Mesothelioma Study Suggests a Cancer-Promoting Pathway Could Be Redirected to Fight Disease

Mesothelioma Study Suggests a Cancer-Promoting Pathway Could Be Redirected to Fight Disease

Malignant pleural mesothelioma patients who have high levels of the signaling factor AKT1 have a worse prognosis, researchers reported in the journal Oncotarget. Blocking the signaling pathway, however, boosts the expression of the tumor suppressor ERβ – an approach that could be used to develop new mesothelioma treatments.

Researchers have known for some time that the AKT1 signaling pathway is involved in both mesothelioma progression and its resistance to chemotherapy.

Each of the three different AKTs have somewhat different roles, and the research team from the University of Eastern Piedmont Amedeo Avogadro, Italy, has previously described that two of them – AKT1 and 3 – are present in mesothelioma cells derived from patients.

In their new study, SIRT1 at the crossroads of AKT1 and ERβ in malignant pleural mesothelioma cells, the researchers further looked into the role of these molecules in patients, noting that only AKT1 levels could predict survival — which was shorter in patients with higher levels of the factor.

When studying the cells in the lab, the team noted that the AKT1 factor was important for the growth of tumor cells without attachment to a surface, a typical feature of certain cancers. This led them to further explore other proteins involved in this effect.

Among a row of identified molecules, the researchers noted a molecular trio interacting to produce the tumor-promoting effects. AKT1 increased the levels of the protein SIRT1, which in turn activated the transcription factor FOXM1 — able to alter the expression of genes.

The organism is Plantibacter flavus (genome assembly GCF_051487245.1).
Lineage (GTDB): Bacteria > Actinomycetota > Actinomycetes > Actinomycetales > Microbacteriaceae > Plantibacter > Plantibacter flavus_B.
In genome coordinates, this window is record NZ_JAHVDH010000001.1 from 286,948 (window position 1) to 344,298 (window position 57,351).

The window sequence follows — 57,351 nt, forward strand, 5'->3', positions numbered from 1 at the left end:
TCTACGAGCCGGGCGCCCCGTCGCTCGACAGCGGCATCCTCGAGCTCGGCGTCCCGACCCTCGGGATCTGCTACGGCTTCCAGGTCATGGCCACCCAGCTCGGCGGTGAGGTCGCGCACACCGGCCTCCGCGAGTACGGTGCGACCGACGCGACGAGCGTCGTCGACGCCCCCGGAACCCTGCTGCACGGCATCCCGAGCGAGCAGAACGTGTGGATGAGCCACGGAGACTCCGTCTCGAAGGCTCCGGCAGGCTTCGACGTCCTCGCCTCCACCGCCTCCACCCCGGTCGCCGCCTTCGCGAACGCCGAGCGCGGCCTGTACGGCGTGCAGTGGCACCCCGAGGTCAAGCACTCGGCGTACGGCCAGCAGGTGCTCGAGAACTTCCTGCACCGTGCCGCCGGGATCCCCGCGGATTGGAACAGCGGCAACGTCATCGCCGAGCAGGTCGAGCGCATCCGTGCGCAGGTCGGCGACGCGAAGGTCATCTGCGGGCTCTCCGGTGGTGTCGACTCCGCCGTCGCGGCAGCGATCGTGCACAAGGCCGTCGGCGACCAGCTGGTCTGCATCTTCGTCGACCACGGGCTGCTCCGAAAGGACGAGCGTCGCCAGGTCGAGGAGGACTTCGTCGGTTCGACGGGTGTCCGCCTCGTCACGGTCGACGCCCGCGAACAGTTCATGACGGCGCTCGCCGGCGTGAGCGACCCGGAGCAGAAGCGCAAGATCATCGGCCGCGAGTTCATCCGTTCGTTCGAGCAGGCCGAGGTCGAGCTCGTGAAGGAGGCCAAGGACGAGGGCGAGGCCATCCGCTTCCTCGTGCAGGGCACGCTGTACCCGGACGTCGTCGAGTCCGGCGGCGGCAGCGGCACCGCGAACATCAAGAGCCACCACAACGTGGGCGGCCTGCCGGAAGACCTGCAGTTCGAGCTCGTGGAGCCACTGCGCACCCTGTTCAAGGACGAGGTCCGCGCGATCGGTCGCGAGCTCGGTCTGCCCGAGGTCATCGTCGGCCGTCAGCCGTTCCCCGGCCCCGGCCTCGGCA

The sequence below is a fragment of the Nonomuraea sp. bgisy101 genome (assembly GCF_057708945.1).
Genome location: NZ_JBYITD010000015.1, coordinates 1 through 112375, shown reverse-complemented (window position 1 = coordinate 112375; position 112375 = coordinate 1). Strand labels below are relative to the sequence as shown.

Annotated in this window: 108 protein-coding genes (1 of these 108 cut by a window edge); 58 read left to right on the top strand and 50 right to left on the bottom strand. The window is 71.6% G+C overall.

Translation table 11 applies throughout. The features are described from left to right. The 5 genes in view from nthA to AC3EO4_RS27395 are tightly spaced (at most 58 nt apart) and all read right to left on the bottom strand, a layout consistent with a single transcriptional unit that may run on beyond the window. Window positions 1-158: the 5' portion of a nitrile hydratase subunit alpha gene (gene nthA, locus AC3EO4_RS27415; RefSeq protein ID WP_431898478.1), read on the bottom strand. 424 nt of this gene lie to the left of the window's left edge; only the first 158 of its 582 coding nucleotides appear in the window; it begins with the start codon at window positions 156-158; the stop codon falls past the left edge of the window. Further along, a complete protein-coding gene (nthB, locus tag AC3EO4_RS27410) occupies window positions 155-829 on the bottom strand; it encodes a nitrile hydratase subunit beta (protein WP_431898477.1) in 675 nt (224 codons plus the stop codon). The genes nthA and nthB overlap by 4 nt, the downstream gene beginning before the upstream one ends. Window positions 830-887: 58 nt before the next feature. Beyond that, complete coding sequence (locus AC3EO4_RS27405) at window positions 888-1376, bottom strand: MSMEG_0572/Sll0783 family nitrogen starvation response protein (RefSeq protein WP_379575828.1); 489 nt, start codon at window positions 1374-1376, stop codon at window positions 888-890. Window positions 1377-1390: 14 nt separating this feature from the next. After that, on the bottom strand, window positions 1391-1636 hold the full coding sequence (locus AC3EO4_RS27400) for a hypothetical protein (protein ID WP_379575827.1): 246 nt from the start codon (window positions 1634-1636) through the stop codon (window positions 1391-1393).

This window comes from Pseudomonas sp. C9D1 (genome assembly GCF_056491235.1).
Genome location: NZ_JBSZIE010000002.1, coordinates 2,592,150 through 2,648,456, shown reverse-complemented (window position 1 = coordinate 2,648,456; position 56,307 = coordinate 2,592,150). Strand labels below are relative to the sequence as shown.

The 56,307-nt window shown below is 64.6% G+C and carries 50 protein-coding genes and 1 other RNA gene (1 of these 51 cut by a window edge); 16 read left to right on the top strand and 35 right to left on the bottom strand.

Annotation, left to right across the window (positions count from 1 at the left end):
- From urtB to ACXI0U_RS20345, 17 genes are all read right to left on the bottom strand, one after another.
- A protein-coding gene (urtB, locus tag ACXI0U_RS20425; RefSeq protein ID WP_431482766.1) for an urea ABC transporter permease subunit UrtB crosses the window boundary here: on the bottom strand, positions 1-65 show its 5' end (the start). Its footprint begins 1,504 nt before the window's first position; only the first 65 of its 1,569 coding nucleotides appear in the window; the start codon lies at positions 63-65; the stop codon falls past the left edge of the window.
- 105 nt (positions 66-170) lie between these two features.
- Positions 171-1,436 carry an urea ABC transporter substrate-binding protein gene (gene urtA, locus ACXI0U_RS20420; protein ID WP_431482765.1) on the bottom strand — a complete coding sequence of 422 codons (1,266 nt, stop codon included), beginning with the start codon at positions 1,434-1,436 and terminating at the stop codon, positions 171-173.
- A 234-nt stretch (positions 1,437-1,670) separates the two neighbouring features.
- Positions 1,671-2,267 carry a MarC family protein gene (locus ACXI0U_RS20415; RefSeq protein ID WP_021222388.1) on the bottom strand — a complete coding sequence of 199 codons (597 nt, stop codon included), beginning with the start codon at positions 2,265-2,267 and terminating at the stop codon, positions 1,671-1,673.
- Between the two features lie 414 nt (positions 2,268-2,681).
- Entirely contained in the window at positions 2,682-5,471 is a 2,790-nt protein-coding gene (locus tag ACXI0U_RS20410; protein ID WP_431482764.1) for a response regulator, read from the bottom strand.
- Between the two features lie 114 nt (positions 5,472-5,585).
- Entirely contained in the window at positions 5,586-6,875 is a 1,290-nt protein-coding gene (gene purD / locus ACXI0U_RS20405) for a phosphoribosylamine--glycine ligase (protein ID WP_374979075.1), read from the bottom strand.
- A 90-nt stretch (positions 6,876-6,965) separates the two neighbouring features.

One of the genes under the influence of FOXM1 turned out to be the tumor suppressor ERβ, downplayed by the molecular actions of the signaling pathway. When the researchers blocked AKT1, or SIRT1 signaling, ERβ levels increased. Since ERβ can act in the other direction via a feedback loop blocking SIRT1, preventing either AKT1 or SIRT1 from functioning, it can release the brake on the pathway.

Using this knowledge, the research team treated the cells with an activator of ERβ and noted that by blocking SIRT1, the function of AKT1 was also affected, and the molecule was no longer able to signal via its usual path.

The authors concluded that the findings may provide a number of targets for drug development focused on new approaches for treating mesothelioma.

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Magdalena is a writer with a passion for bridging the gap between the people performing research, and those who want or need to understand it. She writes about medical science and drug discovery. She holds an MS in Pharmaceutical Bioscience and a PhD — spanning the fields of psychiatry, immunology, and neuropharmacology — from Karolinska Institutet in Sweden.

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